Also production of spirits is still a crime but that didn’t stop people from using fraction columns to produce those.

Hint: The easiest fraction column you will ever build is a tube filled with marbles 🙂

Capitalist Lion Tamer (profile) says:

Oh, good.

The country certainly needed more “enforcement” wandering around, operating under vague directives and without oversight.

Of course, they’re going to have to stand in line to get all up in your business what with the FBI, CIA, NSA, various city, state and local governments deciding that everything you do or say (especially on the internet) is just basically you compiling evidence against yourself for a charge to be named later.

Your internet history is now an ongoing Exhibit A in an open-ended case. Your smartphone is an accomplice, I guess, thanks to its likelihood of sending damning evidence via SMS.

This comment is probably being filed under “Seditionary Acts” as we “speak.”

Steve R. (profile) says:


Why take the time and effort to evaluate effectiveness since we need enforcement?

By way of example, Obama appointed a deficit reduction commission. They came out with a report. Obama announced in the State of the Union Address that he didn’t like portions of it and he then failed to even mention any recommendations to be implemented. So it appears that the deficit reduction report went directly into the trash. Seems that Obama is simply skipping advise that he would ignore anyway. Now that’s efficiency.

Anonymous Coward says:

The way to fix this is not by asking anything anymore is by taking positive action.

If it is a war they want, then people should give them exactly what they want, open source initiatives should patent everything and put it into a patent pool and negate those people the use of monopolies to control a market, that would force them at some point to create mechanisms to dismantle those patents pools and in the process creating the tools to dismantle IP laws as we know them today.

IP enforcement is not selective, besides there is a small problem I don’t think the U.S. alone has any power to change IP laws on their own, just like the U.S. did with the U.K. in the 40’s other countries could just enact IP laws and exclude everybody else which is very attractive to many countries. People must show them in a very real way why those laws doesn’t work and they need to do it by taking action.

They want to corner the public, is time the public corner them, realizing their own solutions and using their own laws against them.

Capitalist Lion Tamer (profile) says:

IP Theft

Maybe Obama’s new roving band of IP enforcers will drag “America’s Most Wanted” into the 21st century and profile some of this nation’s most wanted IP thieves.

We could be treated to breathtaking reenactments of someone uploading something to Rapidshare followed by grainy B&W shots of various hard drives. John Walsh would be allowed to ramble on about how “dangerous” this all is and etc. while proudly pointing out that law enforcement is responding faster than ever to claims of “sharing.”

monkyyy (profile) says:

Re: Re:

agreed, protest outside white house? no the lobbyist would make up a story, breaking into the white house and explaining our side? no we get kicked out in 2 seconds and the news would spin it as people who should just talk to their congress officials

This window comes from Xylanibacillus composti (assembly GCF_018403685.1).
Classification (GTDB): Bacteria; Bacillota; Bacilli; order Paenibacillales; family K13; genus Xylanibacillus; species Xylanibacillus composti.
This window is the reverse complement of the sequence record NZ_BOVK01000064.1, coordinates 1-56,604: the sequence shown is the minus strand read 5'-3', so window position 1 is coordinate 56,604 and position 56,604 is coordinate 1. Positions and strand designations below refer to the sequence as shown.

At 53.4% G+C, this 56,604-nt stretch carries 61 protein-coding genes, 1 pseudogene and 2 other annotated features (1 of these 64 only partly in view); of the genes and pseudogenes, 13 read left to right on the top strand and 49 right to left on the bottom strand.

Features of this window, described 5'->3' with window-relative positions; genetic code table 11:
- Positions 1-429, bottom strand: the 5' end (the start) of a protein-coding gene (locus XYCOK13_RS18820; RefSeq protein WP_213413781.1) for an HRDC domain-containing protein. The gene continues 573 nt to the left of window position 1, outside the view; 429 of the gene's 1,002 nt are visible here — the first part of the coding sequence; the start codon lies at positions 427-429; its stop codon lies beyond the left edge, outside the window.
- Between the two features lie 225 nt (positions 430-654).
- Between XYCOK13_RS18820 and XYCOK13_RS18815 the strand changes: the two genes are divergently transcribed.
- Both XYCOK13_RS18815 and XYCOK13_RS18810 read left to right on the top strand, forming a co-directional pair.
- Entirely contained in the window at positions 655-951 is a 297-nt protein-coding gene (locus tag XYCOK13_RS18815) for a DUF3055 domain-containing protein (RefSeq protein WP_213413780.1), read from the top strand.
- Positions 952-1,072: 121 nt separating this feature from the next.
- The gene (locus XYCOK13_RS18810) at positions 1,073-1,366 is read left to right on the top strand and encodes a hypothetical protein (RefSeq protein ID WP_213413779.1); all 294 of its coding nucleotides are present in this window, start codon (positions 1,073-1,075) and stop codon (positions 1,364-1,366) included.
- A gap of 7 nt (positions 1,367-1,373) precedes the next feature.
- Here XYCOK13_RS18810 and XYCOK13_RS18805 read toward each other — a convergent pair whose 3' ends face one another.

hacking Obama email to show a page essay? maybe but so many laws would be broken
the said essay tried to a rock through the window to his office with some money? yes that could work

Anonymous Coward says:

Why not just amend the Constitution to eliminate Article 1, Clause 8, Section 8 from the Constitution? Of course, the 10th Amendment would also have to be amended to ensure that such powers denied the federal government are likewise denied the state governments.

After all, it is so 1789-ish, hardly of relevance to present day society.

Mike Masnick (profile) says:

Re: Re:

Why not just amend the Constitution to eliminate Article 1, Clause 8, Section 8 from the Constitution?

Hmm. Can you point out where I said we should ignore the copyright clause? I actually said exactly the opposite in the post. That we should actually pay attention to what it says.

Now why would you state the opposite of what I said like that?

Anonymous Coward says:

Re: Re: Re:

I did not say anything about what was contained in the article. My comment was merely to note that elimination of the powers from Article 1 and the 10th Amendment would truncate the copyright and patent regimes altogether.

If neither copyrights nor patents promote progess in the sciences and useful arts, then why even have them?

Of course, such amendments would certainly be DOA, but consideration of what might happen if the regimes were eliminated might move the discussions here in a new direction, specifically, what would be the end result of doing so and what might spring up in their place?

Anonymous Coward says:

I think we should strictly enforce patents, with the condition that all patents are licenceable without discrimination for for free in any noncommercial use and for commercial use the price of the lesser, 10 cents or 1% of the final commercial product. Problem solved, enforce patents all you want, it won’t get in the way of research. If you patent software and someone sells the software for free, well, they don’t pay anything and if you got a problem, you better figure out how to convince people to give you money for what someone else will do for free.

Anonymous Coward says:

Without enforcement, there is also no effectiveness. If you don’t like the rules, work to change the rules. The current problem is that the rules are not easy to enforce, so people ignore them

Enforce the rules, then change the rules as needed based on what you find trying to enforce them. The ideas are not mutually exclusive, even if you try to up that way.